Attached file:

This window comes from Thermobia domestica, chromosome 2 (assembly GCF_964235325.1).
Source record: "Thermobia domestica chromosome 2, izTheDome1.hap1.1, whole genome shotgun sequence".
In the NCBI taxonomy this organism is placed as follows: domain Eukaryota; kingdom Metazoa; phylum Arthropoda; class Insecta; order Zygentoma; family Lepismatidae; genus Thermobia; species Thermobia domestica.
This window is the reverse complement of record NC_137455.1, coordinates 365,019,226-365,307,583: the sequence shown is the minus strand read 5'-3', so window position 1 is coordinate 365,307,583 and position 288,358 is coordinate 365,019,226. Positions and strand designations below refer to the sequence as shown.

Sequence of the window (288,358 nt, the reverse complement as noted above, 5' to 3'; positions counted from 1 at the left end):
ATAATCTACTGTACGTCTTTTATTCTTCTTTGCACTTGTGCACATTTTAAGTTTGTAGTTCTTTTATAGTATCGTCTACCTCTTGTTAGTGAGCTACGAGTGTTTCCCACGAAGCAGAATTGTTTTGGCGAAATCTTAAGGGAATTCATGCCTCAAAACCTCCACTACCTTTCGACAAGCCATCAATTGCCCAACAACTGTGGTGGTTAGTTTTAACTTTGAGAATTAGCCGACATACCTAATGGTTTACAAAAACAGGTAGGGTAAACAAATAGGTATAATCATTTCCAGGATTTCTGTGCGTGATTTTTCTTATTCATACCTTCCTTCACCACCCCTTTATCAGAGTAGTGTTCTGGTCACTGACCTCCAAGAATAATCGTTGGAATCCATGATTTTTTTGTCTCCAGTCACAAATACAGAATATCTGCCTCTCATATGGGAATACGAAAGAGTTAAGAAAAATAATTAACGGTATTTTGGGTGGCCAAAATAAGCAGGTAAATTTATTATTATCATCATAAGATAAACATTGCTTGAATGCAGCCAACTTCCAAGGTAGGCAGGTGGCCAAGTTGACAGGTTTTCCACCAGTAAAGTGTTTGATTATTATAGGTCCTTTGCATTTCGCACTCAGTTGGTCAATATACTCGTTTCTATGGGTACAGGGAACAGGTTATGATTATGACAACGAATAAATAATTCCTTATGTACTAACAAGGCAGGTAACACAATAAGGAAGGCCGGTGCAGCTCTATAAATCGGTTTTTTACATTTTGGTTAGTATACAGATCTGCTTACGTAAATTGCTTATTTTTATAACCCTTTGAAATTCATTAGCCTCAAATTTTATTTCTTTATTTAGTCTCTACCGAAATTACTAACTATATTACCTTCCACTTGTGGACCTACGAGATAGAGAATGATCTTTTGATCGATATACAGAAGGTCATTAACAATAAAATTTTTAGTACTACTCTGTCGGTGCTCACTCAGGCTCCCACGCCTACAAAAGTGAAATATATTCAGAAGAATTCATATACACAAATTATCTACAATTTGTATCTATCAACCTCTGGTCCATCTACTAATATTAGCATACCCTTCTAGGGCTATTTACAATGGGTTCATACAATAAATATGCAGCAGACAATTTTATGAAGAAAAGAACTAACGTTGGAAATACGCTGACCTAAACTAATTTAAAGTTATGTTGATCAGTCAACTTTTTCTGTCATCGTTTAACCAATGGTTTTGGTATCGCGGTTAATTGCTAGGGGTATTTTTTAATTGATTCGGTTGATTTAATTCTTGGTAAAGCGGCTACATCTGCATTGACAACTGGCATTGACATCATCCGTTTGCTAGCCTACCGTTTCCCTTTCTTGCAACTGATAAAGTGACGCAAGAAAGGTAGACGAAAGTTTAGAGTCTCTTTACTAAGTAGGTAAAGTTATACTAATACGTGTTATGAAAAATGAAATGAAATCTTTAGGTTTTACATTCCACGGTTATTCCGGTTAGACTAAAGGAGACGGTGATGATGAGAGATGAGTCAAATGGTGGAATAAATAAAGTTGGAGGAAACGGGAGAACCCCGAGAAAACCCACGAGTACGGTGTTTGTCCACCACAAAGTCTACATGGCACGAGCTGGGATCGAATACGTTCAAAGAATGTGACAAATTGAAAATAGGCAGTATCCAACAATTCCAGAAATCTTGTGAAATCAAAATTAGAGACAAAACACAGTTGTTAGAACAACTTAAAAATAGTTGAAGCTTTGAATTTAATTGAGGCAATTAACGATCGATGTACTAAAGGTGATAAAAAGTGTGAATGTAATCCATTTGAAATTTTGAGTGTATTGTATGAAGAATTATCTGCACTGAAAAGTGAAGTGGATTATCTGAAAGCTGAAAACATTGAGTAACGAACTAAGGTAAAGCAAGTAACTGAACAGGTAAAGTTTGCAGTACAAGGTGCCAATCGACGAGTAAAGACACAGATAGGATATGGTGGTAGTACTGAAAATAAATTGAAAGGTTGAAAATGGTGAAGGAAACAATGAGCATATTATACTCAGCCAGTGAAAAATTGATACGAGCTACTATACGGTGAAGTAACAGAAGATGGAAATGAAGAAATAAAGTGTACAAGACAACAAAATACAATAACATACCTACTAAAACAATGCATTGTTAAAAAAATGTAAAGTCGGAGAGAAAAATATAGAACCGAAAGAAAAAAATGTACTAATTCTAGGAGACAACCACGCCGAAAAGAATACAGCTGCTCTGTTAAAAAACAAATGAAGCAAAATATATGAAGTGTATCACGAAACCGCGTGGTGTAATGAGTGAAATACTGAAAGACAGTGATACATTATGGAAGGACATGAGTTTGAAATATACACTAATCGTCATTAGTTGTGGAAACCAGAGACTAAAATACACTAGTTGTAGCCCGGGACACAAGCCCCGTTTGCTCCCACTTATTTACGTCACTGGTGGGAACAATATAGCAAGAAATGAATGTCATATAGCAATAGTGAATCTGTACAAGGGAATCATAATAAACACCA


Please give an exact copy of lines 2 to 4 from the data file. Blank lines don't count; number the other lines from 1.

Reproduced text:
Source record: "Thermobia domestica chromosome 2, izTheDome1.hap1.1, whole genome shotgun sequence".
In the NCBI taxonomy this organism is placed as follows: domain Eukaryota; kingdom Metazoa; phylum Arthropoda; class Insecta; order Zygentoma; family Lepismatidae; genus Thermobia; species Thermobia domestica.
This window is the reverse complement of record NC_137455.1, coordinates 365,019,226-365,307,583: the sequence shown is the minus strand read 5'-3', so window position 1 is coordinate 365,307,583 and position 288,358 is coordinate 365,019,226. Positions and strand designations below refer to the sequence as shown.